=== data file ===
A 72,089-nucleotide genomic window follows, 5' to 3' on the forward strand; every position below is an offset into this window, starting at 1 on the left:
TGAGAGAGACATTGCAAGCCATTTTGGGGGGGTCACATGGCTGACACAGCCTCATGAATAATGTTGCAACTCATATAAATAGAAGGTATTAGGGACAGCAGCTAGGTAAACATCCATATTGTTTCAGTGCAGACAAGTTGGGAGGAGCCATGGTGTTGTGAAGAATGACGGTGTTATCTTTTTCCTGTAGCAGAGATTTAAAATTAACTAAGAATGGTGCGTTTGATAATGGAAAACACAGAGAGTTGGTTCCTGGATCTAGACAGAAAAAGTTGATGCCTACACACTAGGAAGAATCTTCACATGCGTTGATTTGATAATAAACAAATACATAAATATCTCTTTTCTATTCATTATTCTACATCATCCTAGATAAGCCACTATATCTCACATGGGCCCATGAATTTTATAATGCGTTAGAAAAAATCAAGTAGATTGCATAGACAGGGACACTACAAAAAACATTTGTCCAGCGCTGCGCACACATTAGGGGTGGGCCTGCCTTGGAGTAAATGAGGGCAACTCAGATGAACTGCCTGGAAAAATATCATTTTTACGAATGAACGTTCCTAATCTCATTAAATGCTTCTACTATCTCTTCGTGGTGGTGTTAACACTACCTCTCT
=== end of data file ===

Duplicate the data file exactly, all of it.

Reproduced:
A 72,089-nucleotide genomic window follows, 5' to 3' on the forward strand; every position below is an offset into this window, starting at 1 on the left:
TGAGAGAGACATTGCAAGCCATTTTGGGGGGGTCACATGGCTGACACAGCCTCATGAATAATGTTGCAACTCATATAAATAGAAGGTATTAGGGACAGCAGCTAGGTAAACATCCATATTGTTTCAGTGCAGACAAGTTGGGAGGAGCCATGGTGTTGTGAAGAATGACGGTGTTATCTTTTTCCTGTAGCAGAGATTTAAAATTAACTAAGAATGGTGCGTTTGATAATGGAAAACACAGAGAGTTGGTTCCTGGATCTAGACAGAAAAAGTTGATGCCTACACACTAGGAAGAATCTTCACATGCGTTGATTTGATAATAAACAAATACATAAATATCTCTTTTCTATTCATTATTCTACATCATCCTAGATAAGCCACTATATCTCACATGGGCCCATGAATTTTATAATGCGTTAGAAAAAATCAAGTAGATTGCATAGACAGGGACACTACAAAAAACATTTGTCCAGCGCTGCGCACACATTAGGGGTGGGCCTGCCTTGGAGTAAATGAGGGCAACTCAGATGAACTGCCTGGAAAAATATCATTTTTACGAATGAACGTTCCTAATCTCATTAAATGCTTCTACTATCTCTTCGTGGTGGTGTTAACACTACCTCTCT